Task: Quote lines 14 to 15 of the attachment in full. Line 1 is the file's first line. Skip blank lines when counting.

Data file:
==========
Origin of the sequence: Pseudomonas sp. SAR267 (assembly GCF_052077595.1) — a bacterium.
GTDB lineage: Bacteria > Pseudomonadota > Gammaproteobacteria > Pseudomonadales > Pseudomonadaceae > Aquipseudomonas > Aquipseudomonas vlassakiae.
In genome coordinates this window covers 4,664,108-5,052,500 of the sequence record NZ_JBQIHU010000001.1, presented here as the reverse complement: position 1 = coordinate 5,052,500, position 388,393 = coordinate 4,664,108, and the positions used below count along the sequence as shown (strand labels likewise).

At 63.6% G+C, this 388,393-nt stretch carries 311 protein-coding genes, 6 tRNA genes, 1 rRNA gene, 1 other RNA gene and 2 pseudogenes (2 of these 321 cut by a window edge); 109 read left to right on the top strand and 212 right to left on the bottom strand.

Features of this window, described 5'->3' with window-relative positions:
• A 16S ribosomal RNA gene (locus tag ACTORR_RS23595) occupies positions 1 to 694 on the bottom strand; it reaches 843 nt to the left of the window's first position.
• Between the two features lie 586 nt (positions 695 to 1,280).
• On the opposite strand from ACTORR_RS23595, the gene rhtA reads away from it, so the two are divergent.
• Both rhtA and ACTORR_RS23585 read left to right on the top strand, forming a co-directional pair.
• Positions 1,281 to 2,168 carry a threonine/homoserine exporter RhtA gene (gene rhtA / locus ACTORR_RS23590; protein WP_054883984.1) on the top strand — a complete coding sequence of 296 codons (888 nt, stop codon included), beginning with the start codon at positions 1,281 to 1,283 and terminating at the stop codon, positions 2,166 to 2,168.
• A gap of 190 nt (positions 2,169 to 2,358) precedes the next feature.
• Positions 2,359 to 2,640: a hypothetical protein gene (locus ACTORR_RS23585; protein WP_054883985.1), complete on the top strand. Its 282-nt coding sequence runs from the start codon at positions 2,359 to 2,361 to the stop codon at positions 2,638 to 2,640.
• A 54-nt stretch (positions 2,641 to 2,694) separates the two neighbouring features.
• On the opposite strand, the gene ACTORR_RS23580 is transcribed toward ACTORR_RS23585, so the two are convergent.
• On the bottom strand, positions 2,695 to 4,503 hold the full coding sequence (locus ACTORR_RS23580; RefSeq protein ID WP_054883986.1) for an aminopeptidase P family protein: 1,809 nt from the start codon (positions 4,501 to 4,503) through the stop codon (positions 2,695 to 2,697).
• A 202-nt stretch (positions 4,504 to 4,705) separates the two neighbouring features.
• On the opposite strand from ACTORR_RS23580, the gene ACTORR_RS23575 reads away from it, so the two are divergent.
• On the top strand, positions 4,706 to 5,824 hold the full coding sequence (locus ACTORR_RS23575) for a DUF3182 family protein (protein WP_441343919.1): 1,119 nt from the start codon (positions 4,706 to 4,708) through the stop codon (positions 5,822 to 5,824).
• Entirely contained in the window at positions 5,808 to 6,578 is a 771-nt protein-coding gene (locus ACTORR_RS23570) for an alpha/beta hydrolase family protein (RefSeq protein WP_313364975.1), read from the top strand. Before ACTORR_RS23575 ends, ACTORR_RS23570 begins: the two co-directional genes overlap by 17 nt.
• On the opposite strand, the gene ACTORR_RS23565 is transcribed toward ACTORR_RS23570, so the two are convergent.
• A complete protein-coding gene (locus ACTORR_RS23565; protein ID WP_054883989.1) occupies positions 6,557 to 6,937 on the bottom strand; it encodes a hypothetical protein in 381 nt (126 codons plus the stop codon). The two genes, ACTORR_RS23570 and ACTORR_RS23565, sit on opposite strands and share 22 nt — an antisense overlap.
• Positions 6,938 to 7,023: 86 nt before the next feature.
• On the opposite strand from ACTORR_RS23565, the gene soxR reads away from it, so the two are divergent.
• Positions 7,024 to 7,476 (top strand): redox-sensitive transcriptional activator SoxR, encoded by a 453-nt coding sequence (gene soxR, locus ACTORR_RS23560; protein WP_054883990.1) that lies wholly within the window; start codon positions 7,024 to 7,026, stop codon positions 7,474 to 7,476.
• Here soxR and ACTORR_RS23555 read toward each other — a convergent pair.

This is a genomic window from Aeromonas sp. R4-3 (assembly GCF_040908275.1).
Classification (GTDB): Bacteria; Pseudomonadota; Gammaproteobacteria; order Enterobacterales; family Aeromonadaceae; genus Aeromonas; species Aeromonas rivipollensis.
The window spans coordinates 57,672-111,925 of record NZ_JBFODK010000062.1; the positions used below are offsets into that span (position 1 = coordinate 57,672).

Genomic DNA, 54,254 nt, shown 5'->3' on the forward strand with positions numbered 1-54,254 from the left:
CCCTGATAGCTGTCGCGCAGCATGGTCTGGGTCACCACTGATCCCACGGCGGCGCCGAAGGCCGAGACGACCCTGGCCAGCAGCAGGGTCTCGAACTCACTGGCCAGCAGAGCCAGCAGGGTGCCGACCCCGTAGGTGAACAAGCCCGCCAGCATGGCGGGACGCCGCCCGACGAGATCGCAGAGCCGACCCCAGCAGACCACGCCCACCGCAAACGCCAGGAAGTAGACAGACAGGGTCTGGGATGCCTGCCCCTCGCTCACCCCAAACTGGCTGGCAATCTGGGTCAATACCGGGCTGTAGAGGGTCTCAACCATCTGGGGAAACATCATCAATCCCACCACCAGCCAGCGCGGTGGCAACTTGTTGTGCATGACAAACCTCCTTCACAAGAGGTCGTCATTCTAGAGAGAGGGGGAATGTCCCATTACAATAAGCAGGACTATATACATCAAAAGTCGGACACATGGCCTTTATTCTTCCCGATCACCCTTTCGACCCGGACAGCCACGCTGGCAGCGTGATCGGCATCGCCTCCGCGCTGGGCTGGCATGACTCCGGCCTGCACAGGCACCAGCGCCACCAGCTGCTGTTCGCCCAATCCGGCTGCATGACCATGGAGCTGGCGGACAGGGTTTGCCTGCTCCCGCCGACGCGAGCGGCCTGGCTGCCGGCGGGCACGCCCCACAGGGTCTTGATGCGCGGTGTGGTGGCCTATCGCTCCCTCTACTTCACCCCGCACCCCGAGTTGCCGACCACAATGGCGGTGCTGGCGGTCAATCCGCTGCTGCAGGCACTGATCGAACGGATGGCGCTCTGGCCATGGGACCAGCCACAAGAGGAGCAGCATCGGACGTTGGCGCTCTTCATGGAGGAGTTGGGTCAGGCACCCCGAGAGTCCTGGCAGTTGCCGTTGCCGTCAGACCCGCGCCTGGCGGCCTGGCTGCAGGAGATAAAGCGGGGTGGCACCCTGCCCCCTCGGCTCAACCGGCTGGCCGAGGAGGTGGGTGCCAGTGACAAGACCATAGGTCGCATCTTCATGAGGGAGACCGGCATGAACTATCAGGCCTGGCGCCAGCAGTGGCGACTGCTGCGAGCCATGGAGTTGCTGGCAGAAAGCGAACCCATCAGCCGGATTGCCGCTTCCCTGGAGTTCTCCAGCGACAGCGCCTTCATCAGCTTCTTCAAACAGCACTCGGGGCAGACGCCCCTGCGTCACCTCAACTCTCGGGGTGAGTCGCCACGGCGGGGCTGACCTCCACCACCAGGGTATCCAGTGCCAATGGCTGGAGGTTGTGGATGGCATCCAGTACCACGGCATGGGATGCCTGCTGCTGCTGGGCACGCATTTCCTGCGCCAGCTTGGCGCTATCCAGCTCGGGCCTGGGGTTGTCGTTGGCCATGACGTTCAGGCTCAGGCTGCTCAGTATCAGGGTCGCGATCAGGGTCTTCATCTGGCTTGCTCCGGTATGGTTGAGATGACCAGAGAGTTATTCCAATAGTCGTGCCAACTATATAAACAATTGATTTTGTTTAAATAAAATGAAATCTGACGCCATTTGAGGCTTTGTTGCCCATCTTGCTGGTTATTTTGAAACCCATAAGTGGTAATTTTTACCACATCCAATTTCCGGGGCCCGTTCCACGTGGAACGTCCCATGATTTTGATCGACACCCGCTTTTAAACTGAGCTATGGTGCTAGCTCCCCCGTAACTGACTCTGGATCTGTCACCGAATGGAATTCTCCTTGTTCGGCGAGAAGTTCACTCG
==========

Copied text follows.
• On the opposite strand, the gene ACTORR_RS23580 is transcribed toward ACTORR_RS23585, so the two are convergent.
• On the bottom strand, positions 2,695 to 4,503 hold the full coding sequence (locus ACTORR_RS23580; RefSeq protein ID WP_054883986.1) for an aminopeptidase P family protein: 1,809 nt from the start codon (positions 4,501 to 4,503) through the stop codon (positions 2,695 to 2,697).